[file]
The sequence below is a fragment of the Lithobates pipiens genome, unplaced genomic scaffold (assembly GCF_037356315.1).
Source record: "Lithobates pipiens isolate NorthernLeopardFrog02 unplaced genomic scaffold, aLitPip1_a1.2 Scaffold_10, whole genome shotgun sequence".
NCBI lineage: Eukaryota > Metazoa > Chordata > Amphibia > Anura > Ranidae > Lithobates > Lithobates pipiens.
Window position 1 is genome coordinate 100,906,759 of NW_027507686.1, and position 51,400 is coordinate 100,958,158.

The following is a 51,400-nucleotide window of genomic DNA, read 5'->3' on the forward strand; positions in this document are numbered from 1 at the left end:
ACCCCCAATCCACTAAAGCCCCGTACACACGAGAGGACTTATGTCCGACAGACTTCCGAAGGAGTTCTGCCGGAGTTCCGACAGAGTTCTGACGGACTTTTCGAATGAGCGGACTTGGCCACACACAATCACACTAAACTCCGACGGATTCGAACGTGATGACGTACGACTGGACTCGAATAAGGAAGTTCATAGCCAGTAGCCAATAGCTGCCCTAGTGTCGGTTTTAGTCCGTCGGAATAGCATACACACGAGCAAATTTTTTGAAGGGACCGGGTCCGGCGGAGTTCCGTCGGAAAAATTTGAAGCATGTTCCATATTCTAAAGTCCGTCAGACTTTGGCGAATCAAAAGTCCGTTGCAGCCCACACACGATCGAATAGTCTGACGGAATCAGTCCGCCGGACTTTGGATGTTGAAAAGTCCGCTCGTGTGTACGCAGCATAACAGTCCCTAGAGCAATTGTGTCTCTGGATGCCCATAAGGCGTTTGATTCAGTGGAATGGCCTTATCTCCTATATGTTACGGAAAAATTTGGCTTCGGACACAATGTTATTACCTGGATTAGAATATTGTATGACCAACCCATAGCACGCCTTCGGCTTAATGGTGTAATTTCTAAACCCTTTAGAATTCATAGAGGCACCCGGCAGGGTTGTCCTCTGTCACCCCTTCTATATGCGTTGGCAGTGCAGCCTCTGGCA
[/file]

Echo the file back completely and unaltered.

The sequence below is a fragment of the Lithobates pipiens genome, unplaced genomic scaffold (assembly GCF_037356315.1).
Source record: "Lithobates pipiens isolate NorthernLeopardFrog02 unplaced genomic scaffold, aLitPip1_a1.2 Scaffold_10, whole genome shotgun sequence".
NCBI lineage: Eukaryota > Metazoa > Chordata > Amphibia > Anura > Ranidae > Lithobates > Lithobates pipiens.
Window position 1 is genome coordinate 100,906,759 of NW_027507686.1, and position 51,400 is coordinate 100,958,158.

The following is a 51,400-nucleotide window of genomic DNA, read 5'->3' on the forward strand; positions in this document are numbered from 1 at the left end:
ACCCCCAATCCACTAAAGCCCCGTACACACGAGAGGACTTATGTCCGACAGACTTCCGAAGGAGTTCTGCCGGAGTTCCGACAGAGTTCTGACGGACTTTTCGAATGAGCGGACTTGGCCACACACAATCACACTAAACTCCGACGGATTCGAACGTGATGACGTACGACTGGACTCGAATAAGGAAGTTCATAGCCAGTAGCCAATAGCTGCCCTAGTGTCGGTTTTAGTCCGTCGGAATAGCATACACACGAGCAAATTTTTTGAAGGGACCGGGTCCGGCGGAGTTCCGTCGGAAAAATTTGAAGCATGTTCCATATTCTAAAGTCCGTCAGACTTTGGCGAATCAAAAGTCCGTTGCAGCCCACACACGATCGAATAGTCTGACGGAATCAGTCCGCCGGACTTTGGATGTTGAAAAGTCCGCTCGTGTGTACGCAGCATAACAGTCCCTAGAGCAATTGTGTCTCTGGATGCCCATAAGGCGTTTGATTCAGTGGAATGGCCTTATCTCCTATATGTTACGGAAAAATTTGGCTTCGGACACAATGTTATTACCTGGATTAGAATATTGTATGACCAACCCATAGCACGCCTTCGGCTTAATGGTGTAATTTCTAAACCCTTTAGAATTCATAGAGGCACCCGGCAGGGTTGTCCTCTGTCACCCCTTCTATATGCGTTGGCAGTGCAGCCTCTGGCA